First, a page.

The Seven Types of Power Problems: Summary of APC White Paper
In today’s ever evolving technologically advanced world, our dependence on reliable power has become more and more crucial to the success of businesses world-wideWith the importance of power considerations in the IT world comes the need for standardization of terminology and communication. For both consumers and IT professionals alike straight-forward accepted language needs to be established so that problems can be correctly identified and appropriate solutions suggested.
The following article borrows from Joseph Seymour’s White Paper titled: The Seven Types of Power Problems. This White Paper was published through APCs June 2010 newsletter. To view the White Paper click here. Mr. Seymour used the IEEE (Institute of Electrical and Electronics Engineers) as the basis for the vocabulary and terminology in his white paper. In this article the seven types of power problems will be briefly discussed as well as symptoms and proposed solutions.
There are seven main types of power disturbances:
• Transients
• Interruptions
• Sags
• Swells
• Waveform Distortions
• Voltage Fluctuations
• Frequency Variations
Transients are potentially the most damaging type of power disturbances. These types of power disturbances are sudden high peak events that raise the voltage and/or current levels in either a positive or a negative direction. One type of this power disturbance is caused by electrostatic discharge (ESD). Other causes are lightning and poor grounding. The results of Transient power disturbances can range from loss or corruption of data to physical damage of equipment. Potential solutions for these types of power problems include surge suppression devices (SPDs), uninterrupted power supply (UPSs) air conditioning units (while reducing heat this also reduces the humidity), anti-static mats, anti-static wristbands and temperature/humidity sensors. Cascading SPDs and UPS devices are the most effective method of protection against power disturbances.
Power Interruptions are defined by complete loss of power for certain durations of time. Causes of this type of power disturbance can be some type of electrical supply grid damage, equipment failure or a basic circuit breaker tripping. An interruption can cause disruption, damage and downtime. The most common solution to this type of power disturbance is the use of a UPS. When the power goes out the UPS acts as an alternative source of power for the equipment (for a designated amount of time depending on the UPS used).
Power sag refers to a reduction of AC voltage at a given frequency for a given duration of time. Sags are usually caused by system faults, and are also often the result of switching on loads with heavy startup currents. Sags cause significant voltage drop to the rest of the circuit it resides on. Possible solutions to this type of power disturbance include adding a dedicated circuit for large startup loads, using an alternative power starting source (e.g. adjustable speed drives or reduced-voltage starters).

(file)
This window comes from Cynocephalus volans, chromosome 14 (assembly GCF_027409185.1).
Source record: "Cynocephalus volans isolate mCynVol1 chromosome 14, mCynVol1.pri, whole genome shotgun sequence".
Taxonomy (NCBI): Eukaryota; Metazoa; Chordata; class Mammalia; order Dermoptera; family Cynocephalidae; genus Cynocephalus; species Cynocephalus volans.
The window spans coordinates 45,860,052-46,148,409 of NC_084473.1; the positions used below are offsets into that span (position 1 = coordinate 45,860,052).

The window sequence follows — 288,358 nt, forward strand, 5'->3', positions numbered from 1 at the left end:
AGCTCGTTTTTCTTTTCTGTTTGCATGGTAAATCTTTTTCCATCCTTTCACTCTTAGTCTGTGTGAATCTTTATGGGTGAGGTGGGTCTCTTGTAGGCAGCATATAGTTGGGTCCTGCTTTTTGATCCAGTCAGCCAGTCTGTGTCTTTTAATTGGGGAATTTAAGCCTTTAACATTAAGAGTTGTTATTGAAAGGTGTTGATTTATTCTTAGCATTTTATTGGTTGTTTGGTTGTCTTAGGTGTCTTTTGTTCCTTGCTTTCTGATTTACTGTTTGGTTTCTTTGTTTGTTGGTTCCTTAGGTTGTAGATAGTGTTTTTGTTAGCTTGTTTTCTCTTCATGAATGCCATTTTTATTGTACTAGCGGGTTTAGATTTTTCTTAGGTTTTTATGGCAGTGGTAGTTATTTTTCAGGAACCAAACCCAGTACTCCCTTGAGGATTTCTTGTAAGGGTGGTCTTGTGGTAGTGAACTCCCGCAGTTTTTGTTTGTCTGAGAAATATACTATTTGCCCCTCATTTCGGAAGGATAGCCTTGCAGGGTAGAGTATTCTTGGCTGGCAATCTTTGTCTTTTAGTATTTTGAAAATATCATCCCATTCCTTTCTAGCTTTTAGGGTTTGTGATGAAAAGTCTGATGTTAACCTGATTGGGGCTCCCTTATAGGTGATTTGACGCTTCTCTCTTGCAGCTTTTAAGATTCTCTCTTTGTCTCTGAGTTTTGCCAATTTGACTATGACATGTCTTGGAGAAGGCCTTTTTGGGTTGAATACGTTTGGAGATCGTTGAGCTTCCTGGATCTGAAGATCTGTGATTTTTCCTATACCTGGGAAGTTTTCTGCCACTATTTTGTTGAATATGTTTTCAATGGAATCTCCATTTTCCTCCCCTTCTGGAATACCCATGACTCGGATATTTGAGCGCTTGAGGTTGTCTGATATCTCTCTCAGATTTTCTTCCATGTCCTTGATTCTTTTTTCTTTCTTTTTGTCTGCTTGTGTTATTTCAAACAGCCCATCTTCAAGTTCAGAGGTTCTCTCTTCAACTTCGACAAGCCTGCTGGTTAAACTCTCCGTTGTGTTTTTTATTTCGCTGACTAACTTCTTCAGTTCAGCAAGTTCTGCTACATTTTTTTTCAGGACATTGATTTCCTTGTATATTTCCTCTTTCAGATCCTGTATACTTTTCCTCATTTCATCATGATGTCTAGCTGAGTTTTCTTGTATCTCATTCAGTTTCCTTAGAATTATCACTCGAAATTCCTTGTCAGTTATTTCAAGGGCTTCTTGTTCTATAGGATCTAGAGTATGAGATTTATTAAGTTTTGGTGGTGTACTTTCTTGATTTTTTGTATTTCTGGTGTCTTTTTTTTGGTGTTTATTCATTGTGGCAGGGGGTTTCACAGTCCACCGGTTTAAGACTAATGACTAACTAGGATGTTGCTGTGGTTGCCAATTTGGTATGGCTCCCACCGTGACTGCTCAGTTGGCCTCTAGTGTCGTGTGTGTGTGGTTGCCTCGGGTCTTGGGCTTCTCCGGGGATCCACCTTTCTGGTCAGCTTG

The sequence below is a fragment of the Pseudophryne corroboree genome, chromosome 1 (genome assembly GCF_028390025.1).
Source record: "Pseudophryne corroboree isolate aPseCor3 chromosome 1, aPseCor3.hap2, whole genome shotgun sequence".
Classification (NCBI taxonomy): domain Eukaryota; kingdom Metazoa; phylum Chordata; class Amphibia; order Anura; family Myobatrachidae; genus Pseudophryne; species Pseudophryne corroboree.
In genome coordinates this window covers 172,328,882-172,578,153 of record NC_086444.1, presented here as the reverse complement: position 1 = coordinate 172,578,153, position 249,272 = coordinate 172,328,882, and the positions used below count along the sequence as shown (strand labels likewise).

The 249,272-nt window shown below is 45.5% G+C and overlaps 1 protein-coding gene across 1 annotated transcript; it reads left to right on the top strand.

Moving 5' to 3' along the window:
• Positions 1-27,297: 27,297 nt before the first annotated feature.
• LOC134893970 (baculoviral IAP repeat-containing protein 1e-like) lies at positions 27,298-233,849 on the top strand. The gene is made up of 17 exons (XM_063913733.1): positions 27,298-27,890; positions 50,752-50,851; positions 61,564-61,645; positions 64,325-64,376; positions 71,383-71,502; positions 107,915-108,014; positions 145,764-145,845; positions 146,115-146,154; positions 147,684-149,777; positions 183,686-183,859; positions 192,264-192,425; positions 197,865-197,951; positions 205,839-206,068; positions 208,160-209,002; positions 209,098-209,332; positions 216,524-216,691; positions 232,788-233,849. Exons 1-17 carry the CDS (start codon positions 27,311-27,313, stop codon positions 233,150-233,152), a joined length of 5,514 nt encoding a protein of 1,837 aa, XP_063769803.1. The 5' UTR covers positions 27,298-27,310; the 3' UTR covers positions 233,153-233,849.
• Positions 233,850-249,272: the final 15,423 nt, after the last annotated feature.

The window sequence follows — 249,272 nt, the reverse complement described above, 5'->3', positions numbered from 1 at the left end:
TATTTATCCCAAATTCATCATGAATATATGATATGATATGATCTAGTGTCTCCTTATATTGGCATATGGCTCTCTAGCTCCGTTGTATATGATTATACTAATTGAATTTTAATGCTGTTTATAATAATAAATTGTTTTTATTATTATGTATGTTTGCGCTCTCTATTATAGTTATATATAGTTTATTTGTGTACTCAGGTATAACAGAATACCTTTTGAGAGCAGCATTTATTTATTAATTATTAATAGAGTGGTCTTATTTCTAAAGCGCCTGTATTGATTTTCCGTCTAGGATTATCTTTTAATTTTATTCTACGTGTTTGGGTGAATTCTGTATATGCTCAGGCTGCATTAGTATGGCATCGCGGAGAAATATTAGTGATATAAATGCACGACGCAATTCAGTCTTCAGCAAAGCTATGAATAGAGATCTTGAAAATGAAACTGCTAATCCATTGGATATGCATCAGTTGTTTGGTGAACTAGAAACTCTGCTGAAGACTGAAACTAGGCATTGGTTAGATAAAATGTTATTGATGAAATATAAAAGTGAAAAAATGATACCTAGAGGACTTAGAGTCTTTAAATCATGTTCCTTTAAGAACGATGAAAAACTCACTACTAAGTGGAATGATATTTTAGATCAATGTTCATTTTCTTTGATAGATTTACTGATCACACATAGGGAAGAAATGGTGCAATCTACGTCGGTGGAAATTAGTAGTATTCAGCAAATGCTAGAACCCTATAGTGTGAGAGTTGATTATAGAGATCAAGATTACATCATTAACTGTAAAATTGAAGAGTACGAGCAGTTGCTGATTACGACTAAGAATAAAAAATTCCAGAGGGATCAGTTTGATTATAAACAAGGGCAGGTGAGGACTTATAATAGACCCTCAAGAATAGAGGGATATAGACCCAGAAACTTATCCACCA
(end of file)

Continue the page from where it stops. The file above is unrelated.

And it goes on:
On the other end of the spectrum is the power swell. This type of power disturbance results in having an increase of AC voltage for a given duration of time. The result of swells can vary from data errors, flickering of lights, degradation of electrical contacts, semiconductor damage in electronics, and insulation degradation. Solutions for swells include power line conditioners and UPS systems.
There are four subsets of Waveform Distortion that will be briefly discussed:
• DC offset
• Harmonics
• Notching
• Noise
DC offset can occur when transformers are overheated or saturated with power. This results in the inability to deliver full power to the load. The solution for DC offset problems is to replace the faulty equipment.
Harmonic distortion is the corruption of wave frequencies due to the distribution of power. Symptoms of this type of power disturbance include overheated transformers, tripping of circuit breakers and loss of synchronization on timing circuits. Harmonic distortion has been a prevalent problem within IT equipment and newer equipment has been designed with power-factor corrected power supplies in order to correct the power loads.
Notching and Noise are similar but have distinct differences. Notching refers to periodic voltage disturbances caused by other electrical devices. The solution to this power problem is to move the disturbing device or use an UPS. Noise refers to unwanted or superimposed voltage and can result in data corruption, data errors, equipment malfunctions, component failure, hard disk failure and distorted video displays. There are a number of suggested solutions and more than one solution may need to be deployed. The first thing to try is to isolate the load via a UPS, secondly a grounded, shielded isolation transformer can be installed. In addition to these solutions the following are also suggested: relocate the load away from the interference source, install noise filters and install cable shielding.
The last two power disturbances that will be discussed are Voltage Variations and Frequency Variations. Voltage Variations are systematic variations of power and the proposed solution is installing a UPS. Frequency Variations are extremely rare and are usually produced by poor power infrastructures or standby generators. The only solutions for this type of power issue is to determine the cause and then repair, correct or replace as needed.
The widespread use of electronics has raised the awareness of power quality and its affect on business continuity. When downtime is money and the majority of business functionality is inextricably linked to electrical equipment, reliable power becomes less of a commodity and more of a requirement.
Please contact CIO Solutions if you have any power related questions. We will be happy to help assess your current power situation and make recommendations.